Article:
Traditionally, much of the debate around dying, death and bereavement has been centred in the realm of psychology, with a focus on the individual who is grieving.
Comparatively little attention has been paid to the social context in which the dying, death and bereavement occur. Yet these social aspects are equally important.
Dying, death and bereavement do not occur in a social vacuum. While the emotions are strong, and the need to understand the psychological processes is clearly an attractive study, the way those emotions are conceptualised, experienced and responded to will depend in large part on the social and cultural context within which the bereavement occurs.
The social response to bereavement can have a significant influence on the grieving process.
This November, a conference arranged under the auspices of The International Work Group on Death, Dying and Bereavement (IWG) will encourage exploration of these ideas, both in the plenary and workshop sessions.
- Robert Neimeyer, University of Memphis, and Neil Thompson, writer and educator in Wales, who will debate the benefits and differences of the psychological and the sociological approachs to helping our understanding of bereavement.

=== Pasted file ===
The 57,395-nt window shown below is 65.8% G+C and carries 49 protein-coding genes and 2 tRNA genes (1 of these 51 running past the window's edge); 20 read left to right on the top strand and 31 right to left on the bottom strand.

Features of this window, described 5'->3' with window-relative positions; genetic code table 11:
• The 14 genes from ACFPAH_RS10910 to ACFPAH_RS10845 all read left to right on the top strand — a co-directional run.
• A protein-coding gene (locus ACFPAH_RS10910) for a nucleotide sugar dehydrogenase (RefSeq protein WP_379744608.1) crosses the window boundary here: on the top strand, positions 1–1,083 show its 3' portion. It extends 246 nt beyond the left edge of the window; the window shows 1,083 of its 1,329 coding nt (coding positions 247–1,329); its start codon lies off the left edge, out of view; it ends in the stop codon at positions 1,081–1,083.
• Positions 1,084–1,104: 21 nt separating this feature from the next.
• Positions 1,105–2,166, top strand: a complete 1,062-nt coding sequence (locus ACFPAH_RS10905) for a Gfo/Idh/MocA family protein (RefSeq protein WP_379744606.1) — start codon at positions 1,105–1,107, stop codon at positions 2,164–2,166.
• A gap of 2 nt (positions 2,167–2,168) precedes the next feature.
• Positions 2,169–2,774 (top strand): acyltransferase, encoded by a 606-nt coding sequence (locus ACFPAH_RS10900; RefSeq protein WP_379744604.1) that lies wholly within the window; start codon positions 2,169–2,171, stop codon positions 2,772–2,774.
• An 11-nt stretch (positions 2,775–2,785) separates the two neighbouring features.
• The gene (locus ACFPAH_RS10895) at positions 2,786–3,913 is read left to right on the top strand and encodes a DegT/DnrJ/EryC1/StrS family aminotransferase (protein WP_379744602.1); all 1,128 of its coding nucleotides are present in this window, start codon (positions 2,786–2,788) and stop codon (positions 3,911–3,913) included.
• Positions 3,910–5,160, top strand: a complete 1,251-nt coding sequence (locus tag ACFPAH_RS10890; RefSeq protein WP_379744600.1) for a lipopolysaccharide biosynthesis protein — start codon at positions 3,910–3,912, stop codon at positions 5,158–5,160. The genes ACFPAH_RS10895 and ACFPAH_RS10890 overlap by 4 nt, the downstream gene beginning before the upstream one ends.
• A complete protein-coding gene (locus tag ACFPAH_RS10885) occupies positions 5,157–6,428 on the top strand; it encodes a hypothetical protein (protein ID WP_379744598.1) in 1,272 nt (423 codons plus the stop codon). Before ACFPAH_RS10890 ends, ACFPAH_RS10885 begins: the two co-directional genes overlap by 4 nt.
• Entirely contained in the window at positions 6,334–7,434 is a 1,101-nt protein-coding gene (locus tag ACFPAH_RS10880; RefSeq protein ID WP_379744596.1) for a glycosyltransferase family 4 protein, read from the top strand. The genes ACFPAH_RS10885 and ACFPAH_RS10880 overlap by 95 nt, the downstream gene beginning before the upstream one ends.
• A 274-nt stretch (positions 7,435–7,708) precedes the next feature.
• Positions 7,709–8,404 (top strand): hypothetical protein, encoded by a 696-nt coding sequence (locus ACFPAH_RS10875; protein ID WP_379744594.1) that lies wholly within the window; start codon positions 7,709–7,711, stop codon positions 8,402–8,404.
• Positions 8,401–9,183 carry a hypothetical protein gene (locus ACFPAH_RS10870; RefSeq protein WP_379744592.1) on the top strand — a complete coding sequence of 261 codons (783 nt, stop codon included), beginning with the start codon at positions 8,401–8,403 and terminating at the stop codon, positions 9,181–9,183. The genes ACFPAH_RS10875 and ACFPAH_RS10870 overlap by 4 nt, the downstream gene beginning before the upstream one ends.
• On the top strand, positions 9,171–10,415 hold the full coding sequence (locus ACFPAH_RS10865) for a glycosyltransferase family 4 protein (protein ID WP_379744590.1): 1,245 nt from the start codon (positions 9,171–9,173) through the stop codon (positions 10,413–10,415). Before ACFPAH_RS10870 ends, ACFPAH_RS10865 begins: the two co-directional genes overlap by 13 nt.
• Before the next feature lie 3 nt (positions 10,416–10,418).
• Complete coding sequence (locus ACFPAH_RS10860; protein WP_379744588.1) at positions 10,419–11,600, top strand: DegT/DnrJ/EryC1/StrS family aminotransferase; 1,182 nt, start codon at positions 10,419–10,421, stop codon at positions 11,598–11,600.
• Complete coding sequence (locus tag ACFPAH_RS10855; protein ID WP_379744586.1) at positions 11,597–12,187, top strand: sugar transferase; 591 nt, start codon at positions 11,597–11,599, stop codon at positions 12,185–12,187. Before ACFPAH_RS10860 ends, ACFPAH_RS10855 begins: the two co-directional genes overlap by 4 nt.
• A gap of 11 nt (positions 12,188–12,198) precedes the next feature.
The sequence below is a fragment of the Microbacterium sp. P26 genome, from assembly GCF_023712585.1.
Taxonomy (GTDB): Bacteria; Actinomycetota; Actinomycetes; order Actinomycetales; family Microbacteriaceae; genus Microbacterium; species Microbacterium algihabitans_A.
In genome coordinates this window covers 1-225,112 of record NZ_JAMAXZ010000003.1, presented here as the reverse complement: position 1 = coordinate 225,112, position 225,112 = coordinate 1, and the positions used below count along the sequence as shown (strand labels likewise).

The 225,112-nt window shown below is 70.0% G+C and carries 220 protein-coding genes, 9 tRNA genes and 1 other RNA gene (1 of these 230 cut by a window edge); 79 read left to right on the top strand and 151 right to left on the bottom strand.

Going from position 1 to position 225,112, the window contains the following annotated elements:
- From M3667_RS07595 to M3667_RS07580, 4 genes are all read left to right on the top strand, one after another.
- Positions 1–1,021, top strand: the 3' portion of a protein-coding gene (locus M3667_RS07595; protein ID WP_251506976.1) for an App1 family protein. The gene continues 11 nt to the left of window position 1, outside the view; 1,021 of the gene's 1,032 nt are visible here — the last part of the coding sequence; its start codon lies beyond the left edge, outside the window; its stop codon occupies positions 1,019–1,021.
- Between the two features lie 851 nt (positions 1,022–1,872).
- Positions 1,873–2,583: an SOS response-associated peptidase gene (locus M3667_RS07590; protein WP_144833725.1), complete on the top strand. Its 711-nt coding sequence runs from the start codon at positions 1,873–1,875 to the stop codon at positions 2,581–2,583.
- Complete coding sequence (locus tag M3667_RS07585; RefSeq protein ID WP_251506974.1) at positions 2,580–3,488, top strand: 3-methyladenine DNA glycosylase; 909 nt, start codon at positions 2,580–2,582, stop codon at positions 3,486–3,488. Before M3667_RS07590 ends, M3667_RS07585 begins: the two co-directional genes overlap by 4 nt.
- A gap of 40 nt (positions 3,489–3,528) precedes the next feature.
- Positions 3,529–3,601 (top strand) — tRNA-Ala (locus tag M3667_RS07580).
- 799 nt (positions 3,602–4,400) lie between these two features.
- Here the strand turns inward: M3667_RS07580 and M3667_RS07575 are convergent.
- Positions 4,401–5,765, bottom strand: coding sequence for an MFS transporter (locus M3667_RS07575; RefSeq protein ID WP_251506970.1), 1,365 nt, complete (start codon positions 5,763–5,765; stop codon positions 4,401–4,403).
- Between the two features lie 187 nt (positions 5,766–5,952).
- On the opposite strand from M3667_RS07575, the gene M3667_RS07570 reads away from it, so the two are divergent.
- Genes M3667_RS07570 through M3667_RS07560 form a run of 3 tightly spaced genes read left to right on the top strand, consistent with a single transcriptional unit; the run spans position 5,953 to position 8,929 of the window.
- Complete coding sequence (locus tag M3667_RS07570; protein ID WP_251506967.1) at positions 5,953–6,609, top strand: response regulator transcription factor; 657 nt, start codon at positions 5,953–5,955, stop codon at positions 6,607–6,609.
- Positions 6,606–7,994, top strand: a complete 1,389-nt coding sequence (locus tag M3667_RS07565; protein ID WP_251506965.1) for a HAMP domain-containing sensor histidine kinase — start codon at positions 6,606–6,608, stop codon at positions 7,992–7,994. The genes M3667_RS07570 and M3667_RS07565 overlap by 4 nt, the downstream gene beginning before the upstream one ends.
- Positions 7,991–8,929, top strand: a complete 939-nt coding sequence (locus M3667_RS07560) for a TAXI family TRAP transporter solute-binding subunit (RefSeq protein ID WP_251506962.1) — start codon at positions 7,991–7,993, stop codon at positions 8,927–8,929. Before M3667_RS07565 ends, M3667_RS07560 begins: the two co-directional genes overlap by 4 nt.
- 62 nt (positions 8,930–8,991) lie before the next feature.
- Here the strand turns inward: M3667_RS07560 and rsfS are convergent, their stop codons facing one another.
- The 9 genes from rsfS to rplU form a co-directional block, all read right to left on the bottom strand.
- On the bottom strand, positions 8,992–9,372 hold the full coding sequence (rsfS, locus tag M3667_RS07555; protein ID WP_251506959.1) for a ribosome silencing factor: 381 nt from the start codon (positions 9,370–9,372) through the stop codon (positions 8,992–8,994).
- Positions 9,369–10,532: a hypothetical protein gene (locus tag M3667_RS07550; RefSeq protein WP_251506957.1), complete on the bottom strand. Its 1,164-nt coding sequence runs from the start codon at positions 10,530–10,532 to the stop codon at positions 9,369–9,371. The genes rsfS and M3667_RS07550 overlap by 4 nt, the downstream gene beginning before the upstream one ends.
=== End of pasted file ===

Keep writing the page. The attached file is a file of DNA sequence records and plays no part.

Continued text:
- Darcy Harris, Western University, London, Ontario, who will present thoughts about the social justice issues arising out of consideration of bereavement, giving opportunities to reflect on our own response and approach.
- David Clark, Glasgow University, who will compare the issues from an international study of understanding of end of life issues from around the world.
- Kenneth Doka, who will ask what sociology adds to the study of death dying and bereavement, through the exploration of a variety of demographic and cultural issues.
There will also be opportunities for lively discussion and debate through the interactive workshops. These will explore a range of topics including:
- changing approaches to rituals and funerals today
- maximising child and family support following a bereavement by considering services for bereaved young people
- the growth of a national festival of remembering and its influence on building community resilience
- the role of volunteering in caring for the bereaved and the impact that this has on communities.
IWG is a worldwide fellowship of those in the forefront of bereavement research and practice who meet for a week of study every 18 months in a different country around the world.
As a prelude to our 29th meeting – in Scotland for the first time – the IWG offers this open conference on 5 November, bringing together keynote speakers and workshop facilitators from Scotland, Wales, Ireland, USA and Canada, to consider the social aspects of death, dying and bereavement.
The conference will be chaired by Dame Barbara Munroe CBE, special commissioner of the Royal Hospital Chelsea and a trustee of Marie Curie.
We would welcome people from all disciplines and backgrounds to join us in sharing knowledge and experience to add to the debate on the social aspects of death, dying and bereavement.